- Case report
- Open Access
Bronchoscopic management of solitary bronchial myelolipoma: a case report
BMC Pulmonary Medicine volume 19, Article number: 151 (2019)
Myelolipoma is a rare benign tumor composed of mature adipose and hematopoietic tissues. Most myelolipomas are found in the adrenal glands, whereas intrathoracic myelolipoma is extremely rare. In particular, bronchial myelolipoma without the involvement of lung parenchyma has never been reported.
A previously healthy 38-year-old male developed dyspnea and a productive cough. Computed tomography revealed an endobronchial mass at the right bronchus intermedius and subsequent atelectasis of the right middle and lower lobes. Flexible bronchoscopy found a total obstruction of the right bronchus intermedius due to an endobronchial tumor. Using a rigid bronchoscope, the endobronchial tumor was resected and the base of the tumor was additionally ablated with a diode laser to prevent recurrence. The removed endobronchial tumor was a 13 mm × 20 mm-sized oval-shaped mass and was pathologically diagnosed as bronchial myelolipoma. Chest radiographs, obtained on the day following the procedure, showed an improvement of atelectasis, and accompanying symptoms were immediately improved. Follow-up bronchoscopy performed after 12 months evidenced no recurrence of the bronchial myelolipoma.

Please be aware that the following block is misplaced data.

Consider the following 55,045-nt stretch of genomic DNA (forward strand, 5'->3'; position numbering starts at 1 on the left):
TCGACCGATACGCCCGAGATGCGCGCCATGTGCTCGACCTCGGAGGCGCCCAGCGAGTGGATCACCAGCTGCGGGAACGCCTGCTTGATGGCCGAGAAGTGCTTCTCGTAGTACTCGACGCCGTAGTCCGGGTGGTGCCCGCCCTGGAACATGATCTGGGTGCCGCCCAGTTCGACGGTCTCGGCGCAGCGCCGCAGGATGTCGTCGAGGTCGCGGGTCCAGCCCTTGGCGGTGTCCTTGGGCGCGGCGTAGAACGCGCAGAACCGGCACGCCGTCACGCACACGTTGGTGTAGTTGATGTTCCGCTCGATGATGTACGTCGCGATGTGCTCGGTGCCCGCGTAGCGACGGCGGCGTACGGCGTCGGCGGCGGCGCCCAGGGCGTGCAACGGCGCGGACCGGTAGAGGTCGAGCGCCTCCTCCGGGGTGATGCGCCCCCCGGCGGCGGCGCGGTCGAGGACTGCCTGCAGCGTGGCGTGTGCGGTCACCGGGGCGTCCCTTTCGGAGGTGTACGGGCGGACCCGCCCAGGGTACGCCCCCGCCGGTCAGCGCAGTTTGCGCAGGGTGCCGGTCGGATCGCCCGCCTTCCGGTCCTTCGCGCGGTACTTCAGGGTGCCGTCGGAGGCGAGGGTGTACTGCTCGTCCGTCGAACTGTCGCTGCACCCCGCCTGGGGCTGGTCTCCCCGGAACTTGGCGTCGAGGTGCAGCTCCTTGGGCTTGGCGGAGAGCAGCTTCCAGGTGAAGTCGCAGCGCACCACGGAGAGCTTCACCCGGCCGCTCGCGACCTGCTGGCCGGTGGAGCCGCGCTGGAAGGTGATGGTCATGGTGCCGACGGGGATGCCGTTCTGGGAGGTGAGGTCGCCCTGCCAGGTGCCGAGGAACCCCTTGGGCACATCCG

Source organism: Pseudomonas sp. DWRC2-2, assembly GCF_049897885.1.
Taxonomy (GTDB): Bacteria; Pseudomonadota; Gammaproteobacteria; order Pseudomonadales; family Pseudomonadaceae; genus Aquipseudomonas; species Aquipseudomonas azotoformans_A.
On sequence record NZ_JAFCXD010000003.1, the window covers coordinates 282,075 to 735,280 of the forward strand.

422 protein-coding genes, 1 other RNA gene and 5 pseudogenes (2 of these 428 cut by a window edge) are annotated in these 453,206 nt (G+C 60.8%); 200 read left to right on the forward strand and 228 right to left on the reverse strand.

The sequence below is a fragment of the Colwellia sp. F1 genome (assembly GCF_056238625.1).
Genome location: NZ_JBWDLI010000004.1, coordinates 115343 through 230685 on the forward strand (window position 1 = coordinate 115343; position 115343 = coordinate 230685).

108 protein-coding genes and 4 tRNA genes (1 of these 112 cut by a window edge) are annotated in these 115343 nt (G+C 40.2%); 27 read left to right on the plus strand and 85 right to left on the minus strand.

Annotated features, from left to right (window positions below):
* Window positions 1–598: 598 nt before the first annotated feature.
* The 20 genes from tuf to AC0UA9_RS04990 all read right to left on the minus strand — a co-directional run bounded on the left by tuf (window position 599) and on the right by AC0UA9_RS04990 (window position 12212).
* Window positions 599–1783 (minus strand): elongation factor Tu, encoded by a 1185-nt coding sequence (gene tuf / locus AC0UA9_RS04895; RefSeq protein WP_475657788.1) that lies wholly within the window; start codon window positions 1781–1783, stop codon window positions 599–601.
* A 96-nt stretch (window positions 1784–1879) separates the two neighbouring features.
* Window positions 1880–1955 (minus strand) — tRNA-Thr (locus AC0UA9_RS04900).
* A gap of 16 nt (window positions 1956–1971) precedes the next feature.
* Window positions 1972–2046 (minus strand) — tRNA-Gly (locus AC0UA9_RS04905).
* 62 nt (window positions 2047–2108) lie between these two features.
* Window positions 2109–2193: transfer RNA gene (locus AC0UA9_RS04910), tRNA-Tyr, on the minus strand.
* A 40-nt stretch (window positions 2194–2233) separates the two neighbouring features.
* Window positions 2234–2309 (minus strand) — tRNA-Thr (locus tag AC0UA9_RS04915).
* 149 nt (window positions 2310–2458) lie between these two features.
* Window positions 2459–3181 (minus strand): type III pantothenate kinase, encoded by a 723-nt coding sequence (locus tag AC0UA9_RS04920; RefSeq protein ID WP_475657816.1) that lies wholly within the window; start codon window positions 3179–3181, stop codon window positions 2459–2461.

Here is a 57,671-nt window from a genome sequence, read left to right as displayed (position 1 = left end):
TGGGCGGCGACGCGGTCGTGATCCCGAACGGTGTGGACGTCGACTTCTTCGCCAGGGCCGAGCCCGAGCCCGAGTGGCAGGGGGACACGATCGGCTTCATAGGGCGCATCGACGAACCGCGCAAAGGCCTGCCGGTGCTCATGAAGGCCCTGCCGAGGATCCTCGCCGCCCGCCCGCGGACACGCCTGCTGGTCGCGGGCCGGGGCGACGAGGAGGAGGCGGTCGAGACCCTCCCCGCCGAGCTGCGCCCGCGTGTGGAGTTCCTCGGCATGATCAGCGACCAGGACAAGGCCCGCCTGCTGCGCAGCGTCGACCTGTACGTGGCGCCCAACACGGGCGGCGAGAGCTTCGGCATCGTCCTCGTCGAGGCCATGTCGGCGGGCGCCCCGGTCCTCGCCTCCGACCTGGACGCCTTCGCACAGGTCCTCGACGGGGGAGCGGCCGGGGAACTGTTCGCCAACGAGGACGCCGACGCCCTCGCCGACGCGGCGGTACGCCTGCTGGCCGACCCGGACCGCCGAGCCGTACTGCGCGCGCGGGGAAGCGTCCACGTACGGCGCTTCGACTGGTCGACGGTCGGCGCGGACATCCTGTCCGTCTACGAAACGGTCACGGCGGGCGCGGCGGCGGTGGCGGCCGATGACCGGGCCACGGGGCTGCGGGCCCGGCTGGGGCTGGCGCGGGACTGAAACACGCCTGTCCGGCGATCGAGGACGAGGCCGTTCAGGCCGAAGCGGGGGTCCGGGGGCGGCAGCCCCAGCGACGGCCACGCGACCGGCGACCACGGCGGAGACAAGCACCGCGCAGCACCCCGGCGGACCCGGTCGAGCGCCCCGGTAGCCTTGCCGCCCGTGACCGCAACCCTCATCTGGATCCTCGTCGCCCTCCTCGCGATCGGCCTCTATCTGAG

We used bronchoscopic intervention in patients with solitary bronchial myelolipoma and there was no evidence of recurrence.
Myelolipoma is a rare benign tumor pathologically composed of mature adipose and hematopoietic tissues . It is usually a nonfunctioning tumor and is found mainly in the adrenal glands . In general, myelolipoma is asymptomatic; however, it can grow and may cause hemorrhage or pain related to its mass effect [1, 3, 4]. Therefore, surgical resection is recommended to prevent possible complications of myelolipoma if the size of the tumor increases or the patient experiences symptoms .
Intrathoracic myelolipoma, including the mediastinum, is extremely rare . In particular, all myelolipomas of the respiratory system have been found in lung parenchyma [5, 6] and diagnosed by autopsy or surgical resection [7, 8]. In addition, all cases in which surgical resection was performed underwent this procedure to resolve symptoms related to airway obstruction such as pneumonia, refractory coughing, or dyspnea.
Until now, solitary bronchial myelolipoma without the involvement of lung parenchyma has never been reported. Here, we report a very rare case of a solitary bronchial myelolipoma, which was treated by bronchoscopic intervention using rigid bronchoscopy and laser cauterization. In addition, we also describe its natural course after bronchoscopic treatment.
A previously healthy 38-year-old Asian male developed dyspnea and a productive cough. He was diagnosed at his local hospital with pneumonia and received antibiotics according to the treatment protocol for community-acquired pneumonia. In spite of an appropriate treatment regimen for pneumonia, his symptoms became aggravated. A computed tomography (CT) scan was then performed to evaluate the clear etiology of his symptoms and, consequently, an endobronchial mass at the right bronchus intermedius and subsequent atelectasis of the right middle and lower lobes were found (Fig. 1a and b).